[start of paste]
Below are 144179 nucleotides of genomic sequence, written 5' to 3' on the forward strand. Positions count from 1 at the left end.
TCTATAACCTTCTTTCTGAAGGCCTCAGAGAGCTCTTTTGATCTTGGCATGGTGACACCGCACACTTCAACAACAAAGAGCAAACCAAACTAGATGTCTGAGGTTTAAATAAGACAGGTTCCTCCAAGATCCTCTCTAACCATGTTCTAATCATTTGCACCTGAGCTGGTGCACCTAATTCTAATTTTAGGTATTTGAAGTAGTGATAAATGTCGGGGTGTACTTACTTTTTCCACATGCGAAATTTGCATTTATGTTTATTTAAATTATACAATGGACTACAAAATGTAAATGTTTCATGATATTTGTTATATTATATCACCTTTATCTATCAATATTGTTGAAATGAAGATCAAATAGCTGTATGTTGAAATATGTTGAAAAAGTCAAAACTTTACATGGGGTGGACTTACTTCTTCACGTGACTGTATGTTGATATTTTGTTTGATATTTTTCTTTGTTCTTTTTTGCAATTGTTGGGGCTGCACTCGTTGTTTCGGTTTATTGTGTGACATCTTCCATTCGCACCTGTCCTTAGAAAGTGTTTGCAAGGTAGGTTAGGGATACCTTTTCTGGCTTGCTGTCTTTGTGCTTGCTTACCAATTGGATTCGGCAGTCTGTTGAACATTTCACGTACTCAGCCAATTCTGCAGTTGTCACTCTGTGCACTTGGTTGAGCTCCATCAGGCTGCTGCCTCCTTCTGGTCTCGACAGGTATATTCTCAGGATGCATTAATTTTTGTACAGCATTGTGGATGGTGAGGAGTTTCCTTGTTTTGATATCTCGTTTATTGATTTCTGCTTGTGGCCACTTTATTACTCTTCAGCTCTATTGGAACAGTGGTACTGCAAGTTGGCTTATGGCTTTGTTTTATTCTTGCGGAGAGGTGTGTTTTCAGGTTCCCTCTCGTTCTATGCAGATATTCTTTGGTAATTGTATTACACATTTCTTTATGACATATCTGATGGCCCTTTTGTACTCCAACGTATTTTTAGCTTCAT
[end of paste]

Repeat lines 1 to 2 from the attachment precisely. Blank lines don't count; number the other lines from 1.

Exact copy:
Below are 144179 nucleotides of genomic sequence, written 5' to 3' on the forward strand. Positions count from 1 at the left end.
TCTATAACCTTCTTTCTGAAGGCCTCAGAGAGCTCTTTTGATCTTGGCATGGTGACACCGCACACTTCAACAACAAAGAGCAAACCAAACTAGATGTCTGAGGTTTAAATAAGACAGGTTCCTCCAAGATCCTCTCTAACCATGTTCTAATCATTTGCACCTGAGCTGGTGCACCTAATTCTAATTTTAGGTATTTGAAGTAGTGATAAATGTCGGGGTGTACTTACTTTTTCCACATGCGAAATTTGCATTTATGTTTATTTAAATTATACAATGGACTACAAAATGTAAATGTTTCATGATATTTGTTATATTATATCACCTTTATCTATCAATATTGTTGAAATGAAGATCAAATAGCTGTATGTTGAAATATGTTGAAAAAGTCAAAACTTTACATGGGGTGGACTTACTTCTTCACGTGACTGTATGTTGATATTTTGTTTGATATTTTTCTTTGTTCTTTTTTGCAATTGTTGGGGCTGCACTCGTTGTTTCGGTTTATTGTGTGACATCTTCCATTCGCACCTGTCCTTAGAAAGTGTTTGCAAGGTAGGTTAGGGATACCTTTTCTGGCTTGCTGTCTTTGTGCTTGCTTACCAATTGGATTCGGCAGTCTGTTGAACATTTCACGTACTCAGCCAATTCTGCAGTTGTCACTCTGTGCACTTGGTTGAGCTCCATCAGGCTGCTGCCTCCTTCTGGTCTCGACAGGTATATTCTCAGGATGCATTAATTTTTGTACAGCATTGTGGATGGTGAGGAGTTTCCTTGTTTTGATATCTCGTTTATTGATTTCTGCTTGTGGCCACTTTATTACTCTTCAGCTCTATTGGAACAGTGGTACTGCAAGTTGGCTTATGGCTTTGTTTTATTCTTGCGGAGAGGTGTGTTTTCAGGTTCCCTCTCGTTCTATGCAGATATTCTTTGGTAATTGTATTACACATTTCTTTATGACATATCTGATGGCCCTTTTGTACTCCAACGTATTTTTAGCTTCAT